Family : Arecaceae
Text © Pietro Puccio
English translation by Mario Beltramini
The species is native to the Bahamas, Cuba, Haiti, Leeward Islands, Puerto Rico and USA (Florida), where it grows in the open coastal coniferous or deciduous forests, mainly on sandy and calcareous soils, at low altitudes.
The name of the genus is the combination of the Greek adjective “λευκός” = white, and of the genus Thrinax, where it was previously inserted and from which it distinguishes for the white colour of the lower page of the leaves; the species is dedicated to the English botanist Daniel Morris (1844-1933).
Common names: brittle thatch palm, broom palm, Key thatch palm, Keys thatch palm, silver thatch palm (English); buffalo-top (Bahamas); palmeira vassoura (Brazil); miraguano (Cuba); latanier de mer (Haiti); palma de escoba (Puerto Rico).
The Leucothrinax morrisii (H.Wendl.) C.Lewis & Zona (2008) is a monoecious species with hermaphroditic flowers, solitary, unarmed with erect stem, 7-11 m tall and of 15-30 cm of diameter, of whitish grey colour marked by the close-up annular traces of the fallen leaves. The leaves, on a 0,9-1,3 m long petiole, are palmate, almost circular, of 0,6-1 m of diameter, incised in 30-50 lanceolate segments with acuminate apex, 30-55 cm long and 3-4 cm broad, united at the base for less than a half of their length, above of bluish green or yellowish colour depending on the environmental conditions, glaucous below and covered by a thick and short whitish down. The base of the petioles, deeply fissured, is provided on the margins of fibres of straw yellow colour. Inflorescences between the leaves (interfoliar), 0,9-1,5 m long, initially erect then arcuate, yellowish, ramified, with 6-20 primary ramifications and several rachillae with hermaphroditic sessile or subsessile flowers. The fruits are globose drupes, on a pedicel long less than one mm, initially white, then yellowish when ripe, of 4-8 mm of diameter containing only one seed of about 2,5-3 mm of diameter.
It reproduces by seed, previously kept in water for 3 days, in sandy loam maintained humid, but without stagnations, at the temperature of 26-28 °C, with germination times of 1-3 months.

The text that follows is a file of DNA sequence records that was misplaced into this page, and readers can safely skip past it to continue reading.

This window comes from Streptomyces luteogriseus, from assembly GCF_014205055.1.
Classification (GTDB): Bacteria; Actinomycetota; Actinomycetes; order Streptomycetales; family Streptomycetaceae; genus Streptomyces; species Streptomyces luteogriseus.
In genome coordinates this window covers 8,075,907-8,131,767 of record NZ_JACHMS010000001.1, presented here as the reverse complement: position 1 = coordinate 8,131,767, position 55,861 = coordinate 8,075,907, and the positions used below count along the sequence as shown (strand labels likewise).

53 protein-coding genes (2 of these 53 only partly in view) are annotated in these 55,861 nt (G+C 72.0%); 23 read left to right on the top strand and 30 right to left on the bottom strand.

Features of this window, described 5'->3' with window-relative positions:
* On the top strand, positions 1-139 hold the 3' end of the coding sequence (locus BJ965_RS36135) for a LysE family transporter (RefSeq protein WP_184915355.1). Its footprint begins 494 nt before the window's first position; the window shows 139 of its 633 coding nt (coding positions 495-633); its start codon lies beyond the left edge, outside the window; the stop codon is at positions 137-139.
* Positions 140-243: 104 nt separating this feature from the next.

Species vastly diffused in the Caribbean area, in nature as well as in cultivation, for long time known as Thrinax morrisii until when the molecular analyses have not confirmed its belonging to another genus, already hypothesized on the basis of the morphological differences, among which, most evident, the colour of the lower page of the leaves, glaucous instead of green.
Of easy cultivation and adaptability to different environmental conditions, resists the wind, the saltiness and moderately the drought and the low temperatures, bearing without any damage values up to -3 °C. It grows preferably in full sun, but adapts to a partial shading, and on various types of soil, even poor, provided draining, slightly acidic to alkaline, even if preferring the sandy and calcareous ones. Particularly attractive due to the neat difference of colour between the upper and inferior parts of the leaf, it may be utilized as isolated specimen or in group in large as well as in small gardens, thanks to its contained dimensions.
In the origin zones the stems are utilized as poles and the leaves as cover for the rural dwellings and for realizing mats, baskets, brooms and other handicrafts.
Synonyms: Thrin havanensis ax auct. (1870); Thrinax morrisii H.Wendl. (1892); Thrinax microcarpa Sarg. (1896); Thrinax keyensis Sarg. (1899); Thrinax ponceana O.F.Cook (1901); Thrinax praecep O.F.Cook (1901); Thrinax bahamensis O.F.Cook (1902); Thrinax drudei Becc. (1908); Thrinax punctulata Becc. (1908); Thrinax ekmanii Burret (1929); Simpsonia microcarpa (Sarg.) O.F.Cook (1937).